Given a controlled stochastic process, the reachability set is the collection of all initial data from which the state process can be driven into a target set at a specified time. Differential properties of these sets are studied by the dynamic programming principle which is proved by the Jankov-von Neumann measurable selection theorem. This principle implies that the reachability sets satisfy a geometric partial differential equation, which is the analogue of the Hamilton-Jacobi-Bellman equation for this problem. By appropriately choosing the controlled process, this connection provides a stochastic representation for mean curvature type geometric flows. Another application is the super-replication problem in financial mathematics. Several applications in this direction are also discussed.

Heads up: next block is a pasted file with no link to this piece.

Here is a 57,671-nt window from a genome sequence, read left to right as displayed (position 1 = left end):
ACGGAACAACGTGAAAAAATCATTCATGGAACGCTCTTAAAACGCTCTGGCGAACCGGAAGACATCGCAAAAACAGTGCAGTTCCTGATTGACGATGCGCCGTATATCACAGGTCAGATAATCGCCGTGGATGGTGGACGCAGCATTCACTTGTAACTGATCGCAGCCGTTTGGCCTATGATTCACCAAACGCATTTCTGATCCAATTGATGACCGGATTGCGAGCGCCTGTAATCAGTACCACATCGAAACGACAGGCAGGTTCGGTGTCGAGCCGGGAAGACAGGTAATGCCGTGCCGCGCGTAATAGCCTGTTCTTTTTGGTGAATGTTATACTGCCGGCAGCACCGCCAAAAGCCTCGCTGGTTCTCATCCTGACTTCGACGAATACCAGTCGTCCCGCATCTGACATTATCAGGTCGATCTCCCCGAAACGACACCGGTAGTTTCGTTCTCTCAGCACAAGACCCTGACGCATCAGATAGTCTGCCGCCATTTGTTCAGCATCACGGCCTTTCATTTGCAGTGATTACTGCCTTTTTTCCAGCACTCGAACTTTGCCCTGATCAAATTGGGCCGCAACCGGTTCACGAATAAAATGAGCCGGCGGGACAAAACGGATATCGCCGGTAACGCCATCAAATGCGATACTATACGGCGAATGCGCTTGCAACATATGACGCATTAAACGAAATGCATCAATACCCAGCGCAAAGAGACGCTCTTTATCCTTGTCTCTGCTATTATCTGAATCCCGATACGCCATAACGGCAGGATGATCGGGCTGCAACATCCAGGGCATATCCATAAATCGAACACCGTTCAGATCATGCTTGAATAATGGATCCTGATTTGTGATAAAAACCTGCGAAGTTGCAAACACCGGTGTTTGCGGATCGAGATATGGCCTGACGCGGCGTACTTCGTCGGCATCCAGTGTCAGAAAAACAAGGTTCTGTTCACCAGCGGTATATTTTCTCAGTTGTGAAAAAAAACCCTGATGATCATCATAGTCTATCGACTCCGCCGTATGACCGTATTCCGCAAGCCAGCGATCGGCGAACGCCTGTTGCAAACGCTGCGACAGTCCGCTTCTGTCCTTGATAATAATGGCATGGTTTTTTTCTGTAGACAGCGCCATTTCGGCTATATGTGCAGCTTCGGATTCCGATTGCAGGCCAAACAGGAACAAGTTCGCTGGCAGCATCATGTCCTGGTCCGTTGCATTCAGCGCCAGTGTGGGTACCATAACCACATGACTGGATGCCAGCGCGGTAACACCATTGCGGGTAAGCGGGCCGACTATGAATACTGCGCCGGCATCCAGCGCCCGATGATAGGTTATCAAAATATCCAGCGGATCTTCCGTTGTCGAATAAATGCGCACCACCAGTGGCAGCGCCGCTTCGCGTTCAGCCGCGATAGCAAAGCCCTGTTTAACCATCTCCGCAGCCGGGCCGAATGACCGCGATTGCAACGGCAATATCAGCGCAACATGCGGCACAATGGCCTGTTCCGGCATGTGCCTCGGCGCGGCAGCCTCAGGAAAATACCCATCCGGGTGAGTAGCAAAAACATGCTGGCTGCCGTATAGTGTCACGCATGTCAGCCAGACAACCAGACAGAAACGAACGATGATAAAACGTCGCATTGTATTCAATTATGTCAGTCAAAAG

Cite this article
H. Mete Soner, Nizar Touzi, Dynamic programming for stochastic target problems and geometric flows. J. Eur. Math. Soc. 4 (2002), no. 3, pp. 201–236DOI 10.1007/S100970100039